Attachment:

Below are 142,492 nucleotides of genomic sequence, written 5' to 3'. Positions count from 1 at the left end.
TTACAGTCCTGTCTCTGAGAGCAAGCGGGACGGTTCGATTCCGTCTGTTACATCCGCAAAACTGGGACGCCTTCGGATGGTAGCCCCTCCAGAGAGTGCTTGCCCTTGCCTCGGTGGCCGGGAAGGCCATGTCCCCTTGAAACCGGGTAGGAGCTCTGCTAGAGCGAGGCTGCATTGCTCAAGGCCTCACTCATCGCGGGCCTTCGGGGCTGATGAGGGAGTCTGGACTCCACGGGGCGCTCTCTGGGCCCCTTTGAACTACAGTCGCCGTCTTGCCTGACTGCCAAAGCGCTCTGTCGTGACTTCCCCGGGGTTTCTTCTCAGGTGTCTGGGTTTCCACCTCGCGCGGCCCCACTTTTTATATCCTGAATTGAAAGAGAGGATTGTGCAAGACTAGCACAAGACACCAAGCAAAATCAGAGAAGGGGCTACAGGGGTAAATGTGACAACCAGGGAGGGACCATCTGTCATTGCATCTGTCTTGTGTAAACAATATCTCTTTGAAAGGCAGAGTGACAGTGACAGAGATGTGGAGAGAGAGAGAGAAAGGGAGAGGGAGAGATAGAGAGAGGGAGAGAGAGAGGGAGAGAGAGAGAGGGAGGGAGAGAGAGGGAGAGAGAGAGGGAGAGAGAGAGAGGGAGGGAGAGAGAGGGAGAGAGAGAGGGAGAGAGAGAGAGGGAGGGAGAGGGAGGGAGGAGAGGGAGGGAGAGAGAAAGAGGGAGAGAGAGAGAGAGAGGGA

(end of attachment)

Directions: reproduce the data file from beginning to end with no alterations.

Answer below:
Below are 142,492 nucleotides of genomic sequence, written 5' to 3'. Positions count from 1 at the left end.
TTACAGTCCTGTCTCTGAGAGCAAGCGGGACGGTTCGATTCCGTCTGTTACATCCGCAAAACTGGGACGCCTTCGGATGGTAGCCCCTCCAGAGAGTGCTTGCCCTTGCCTCGGTGGCCGGGAAGGCCATGTCCCCTTGAAACCGGGTAGGAGCTCTGCTAGAGCGAGGCTGCATTGCTCAAGGCCTCACTCATCGCGGGCCTTCGGGGCTGATGAGGGAGTCTGGACTCCACGGGGCGCTCTCTGGGCCCCTTTGAACTACAGTCGCCGTCTTGCCTGACTGCCAAAGCGCTCTGTCGTGACTTCCCCGGGGTTTCTTCTCAGGTGTCTGGGTTTCCACCTCGCGCGGCCCCACTTTTTATATCCTGAATTGAAAGAGAGGATTGTGCAAGACTAGCACAAGACACCAAGCAAAATCAGAGAAGGGGCTACAGGGGTAAATGTGACAACCAGGGAGGGACCATCTGTCATTGCATCTGTCTTGTGTAAACAATATCTCTTTGAAAGGCAGAGTGACAGTGACAGAGATGTGGAGAGAGAGAGAGAAAGGGAGAGGGAGAGATAGAGAGAGGGAGAGAGAGAGGGAGAGAGAGAGAGGGAGGGAGAGAGAGGGAGAGAGAGAGGGAGAGAGAGAGAGGGAGGGAGAGAGAGGGAGAGAGAGAGGGAGAGAGAGAGAGGGAGGGAGAGGGAGGGAGGAGAGGGAGGGAGAGAGAAAGAGGGAGAGAGAGAGAGAGAGGGA